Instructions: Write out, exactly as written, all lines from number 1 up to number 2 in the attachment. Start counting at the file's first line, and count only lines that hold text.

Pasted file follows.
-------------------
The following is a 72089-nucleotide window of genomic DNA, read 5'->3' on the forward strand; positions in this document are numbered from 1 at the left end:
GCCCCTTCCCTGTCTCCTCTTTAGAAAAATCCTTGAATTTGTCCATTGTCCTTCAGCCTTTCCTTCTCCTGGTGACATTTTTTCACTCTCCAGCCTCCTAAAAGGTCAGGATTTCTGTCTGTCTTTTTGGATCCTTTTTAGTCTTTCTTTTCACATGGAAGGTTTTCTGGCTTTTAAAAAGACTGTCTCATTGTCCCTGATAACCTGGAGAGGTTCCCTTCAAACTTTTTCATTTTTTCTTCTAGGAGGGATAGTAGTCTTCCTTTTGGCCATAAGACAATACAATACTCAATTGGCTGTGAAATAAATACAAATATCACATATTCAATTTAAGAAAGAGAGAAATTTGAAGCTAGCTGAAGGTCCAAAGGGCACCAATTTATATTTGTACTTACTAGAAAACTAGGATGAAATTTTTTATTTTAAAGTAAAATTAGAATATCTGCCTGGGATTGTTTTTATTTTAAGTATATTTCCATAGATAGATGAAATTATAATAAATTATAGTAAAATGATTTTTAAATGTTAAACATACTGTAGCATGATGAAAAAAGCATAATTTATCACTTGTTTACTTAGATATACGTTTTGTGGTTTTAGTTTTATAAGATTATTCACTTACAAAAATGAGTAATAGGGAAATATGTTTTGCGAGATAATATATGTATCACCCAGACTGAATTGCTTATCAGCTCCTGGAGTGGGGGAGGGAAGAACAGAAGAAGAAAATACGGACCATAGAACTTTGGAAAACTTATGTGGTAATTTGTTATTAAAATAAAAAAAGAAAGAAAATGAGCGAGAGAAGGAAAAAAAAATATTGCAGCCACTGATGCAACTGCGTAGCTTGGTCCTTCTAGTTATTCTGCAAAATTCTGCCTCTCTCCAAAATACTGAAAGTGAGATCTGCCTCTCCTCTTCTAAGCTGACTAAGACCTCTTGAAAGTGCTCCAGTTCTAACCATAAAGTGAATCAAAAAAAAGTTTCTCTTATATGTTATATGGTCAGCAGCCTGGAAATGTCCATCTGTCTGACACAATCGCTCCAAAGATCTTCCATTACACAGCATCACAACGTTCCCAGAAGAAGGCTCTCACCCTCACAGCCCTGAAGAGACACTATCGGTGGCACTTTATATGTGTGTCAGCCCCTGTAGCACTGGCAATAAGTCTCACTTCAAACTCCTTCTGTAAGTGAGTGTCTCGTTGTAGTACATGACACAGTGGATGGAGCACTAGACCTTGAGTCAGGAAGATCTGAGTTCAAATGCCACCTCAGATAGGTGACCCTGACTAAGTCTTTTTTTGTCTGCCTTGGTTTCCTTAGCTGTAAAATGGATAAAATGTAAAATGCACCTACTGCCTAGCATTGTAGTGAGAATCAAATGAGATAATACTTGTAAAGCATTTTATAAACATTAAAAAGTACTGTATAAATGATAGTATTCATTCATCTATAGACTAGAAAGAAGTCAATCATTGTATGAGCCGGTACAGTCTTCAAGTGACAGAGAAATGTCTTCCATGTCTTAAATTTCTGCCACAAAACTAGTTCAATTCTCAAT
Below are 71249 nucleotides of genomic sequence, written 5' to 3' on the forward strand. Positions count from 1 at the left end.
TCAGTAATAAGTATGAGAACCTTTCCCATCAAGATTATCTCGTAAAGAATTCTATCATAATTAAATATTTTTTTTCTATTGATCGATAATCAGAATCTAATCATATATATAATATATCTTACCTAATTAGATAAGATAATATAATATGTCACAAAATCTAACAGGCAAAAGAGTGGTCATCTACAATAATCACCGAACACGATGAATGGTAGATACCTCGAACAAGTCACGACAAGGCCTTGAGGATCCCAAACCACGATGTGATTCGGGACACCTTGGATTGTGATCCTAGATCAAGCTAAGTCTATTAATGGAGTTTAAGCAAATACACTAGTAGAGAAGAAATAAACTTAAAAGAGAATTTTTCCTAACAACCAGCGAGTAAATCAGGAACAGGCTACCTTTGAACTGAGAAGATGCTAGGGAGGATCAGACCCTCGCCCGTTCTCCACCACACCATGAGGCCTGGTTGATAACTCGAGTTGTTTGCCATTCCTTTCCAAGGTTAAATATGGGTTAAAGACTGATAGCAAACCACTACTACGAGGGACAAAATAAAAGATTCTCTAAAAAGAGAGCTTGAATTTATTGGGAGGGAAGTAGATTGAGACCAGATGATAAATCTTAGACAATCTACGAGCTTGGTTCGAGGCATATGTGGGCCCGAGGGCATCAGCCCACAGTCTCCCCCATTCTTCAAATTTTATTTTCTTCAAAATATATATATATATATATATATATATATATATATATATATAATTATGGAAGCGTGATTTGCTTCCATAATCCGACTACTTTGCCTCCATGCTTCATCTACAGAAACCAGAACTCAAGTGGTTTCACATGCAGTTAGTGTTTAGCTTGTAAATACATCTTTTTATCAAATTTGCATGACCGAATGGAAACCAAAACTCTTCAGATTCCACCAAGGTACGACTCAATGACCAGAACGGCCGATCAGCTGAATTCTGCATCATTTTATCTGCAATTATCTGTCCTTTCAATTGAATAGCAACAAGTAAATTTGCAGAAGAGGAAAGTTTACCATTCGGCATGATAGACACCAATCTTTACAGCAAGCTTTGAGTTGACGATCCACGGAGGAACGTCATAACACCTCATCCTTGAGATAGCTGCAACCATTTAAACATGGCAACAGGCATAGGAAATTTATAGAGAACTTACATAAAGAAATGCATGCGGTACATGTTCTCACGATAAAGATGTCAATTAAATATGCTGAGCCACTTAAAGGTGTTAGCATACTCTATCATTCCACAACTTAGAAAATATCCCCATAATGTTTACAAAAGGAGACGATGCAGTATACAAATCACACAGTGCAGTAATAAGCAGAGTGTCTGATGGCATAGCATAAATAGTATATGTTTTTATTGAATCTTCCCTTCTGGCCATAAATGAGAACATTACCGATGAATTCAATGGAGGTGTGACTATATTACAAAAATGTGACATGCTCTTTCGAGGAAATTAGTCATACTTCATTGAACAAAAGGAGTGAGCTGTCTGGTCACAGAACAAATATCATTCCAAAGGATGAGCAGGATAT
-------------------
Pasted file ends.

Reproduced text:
The following is a 72089-nucleotide window of genomic DNA, read 5'->3' on the forward strand; positions in this document are numbered from 1 at the left end:
GCCCCTTCCCTGTCTCCTCTTTAGAAAAATCCTTGAATTTGTCCATTGTCCTTCAGCCTTTCCTTCTCCTGGTGACATTTTTTCACTCTCCAGCCTCCTAAAAGGTCAGGATTTCTGTCTGTCTTTTTGGATCCTTTTTAGTCTTTCTTTTCACATGGAAGGTTTTCTGGCTTTTAAAAAGACTGTCTCATTGTCCCTGATAACCTGGAGAGGTTCCCTTCAAACTTTTTCATTTTTTCTTCTAGGAGGGATAGTAGTCTTCCTTTTGGCCATAAGACAATACAATACTCAATTGGCTGTGAAATAAATACAAATATCACATATTCAATTTAAGAAAGAGAGAAATTTGAAGCTAGCTGAAGGTCCAAAGGGCACCAATTTATATTTGTACTTACTAGAAAACTAGGATGAAATTTTTTATTTTAAAGTAAAATTAGAATATCTGCCTGGGATTGTTTTTATTTTAAGTATATTTCCATAGATAGATGAAATTATAATAAATTATAGTAAAATGATTTTTAAATGTTAAACATACTGTAGCATGATGAAAAAAGCATAATTTATCACTTGTTTACTTAGATATACGTTTTGTGGTTTTAGTTTTATAAGATTATTCACTTACAAAAATGAGTAATAGGGAAATATGTTTTGCGAGATAATATATGTATCACCCAGACTGAATTGCTTATCAGCTCCTGGAGTGGGGGAGGGAAGAACAGAAGAAGAAAATACGGACCATAGAACTTTGGAAAACTTATGTGGTAATTTGTTATTAAAATAAAAAAAGAAAGAAAATGAGCGAGAGAAGGAAAAAAAAATATTGCAGCCACTGATGCAACTGCGTAGCTTGGTCCTTCTAGTTATTCTGCAAAATTCTGCCTCTCTCCAAAATACTGAAAGTGAGATCTGCCTCTCCTCTTCTAAGCTGACTAAGACCTCTTGAAAGTGCTCCAGTTCTAACCATAAAGTGAATCAAAAAAAAGTTTCTCTTATATGTTATATGGTCAGCAGCCTGGAAATGTCCATCTGTCTGACACAATCGCTCCAAAGATCTTCCATTACACAGCATCACAACGTTCCCAGAAGAAGGCTCTCACCCTCACAGCCCTGAAGAGACACTATCGGTGGCACTTTATATGTGTGTCAGCCCCTGTAGCACTGGCAATAAGTCTCACTTCAAACTCCTTCTGTAAGTGAGTGTCTCGTTGTAGTACATGACACAGTGGATGGAGCACTAGACCTTGAGTCAGGAAGATCTGAGTTCAAATGCCACCTCAGATAGGTGACCCTGACTAAGTCTTTTTTTGTCTGCCTTGGTTTCCTTAGCTGTAAAATGGATAAAATGTAAAATGCACCTACTGCCTAGCATTGTAGTGAGAATCAAATGAGATAATACTTGTAAAGCATTTTATAAACATTAAAAAGTACTGTATAAATGATAGTATTCATTCATCTATAGACTAGAAAGAAGTCAATCATTGTATGAGCCGGTACAGTCTTCAAGTGACAGAGAAATGTCTTCCATGTCTTAAATTTCTGCCACAAAACTAGTTCAATTCTCAAT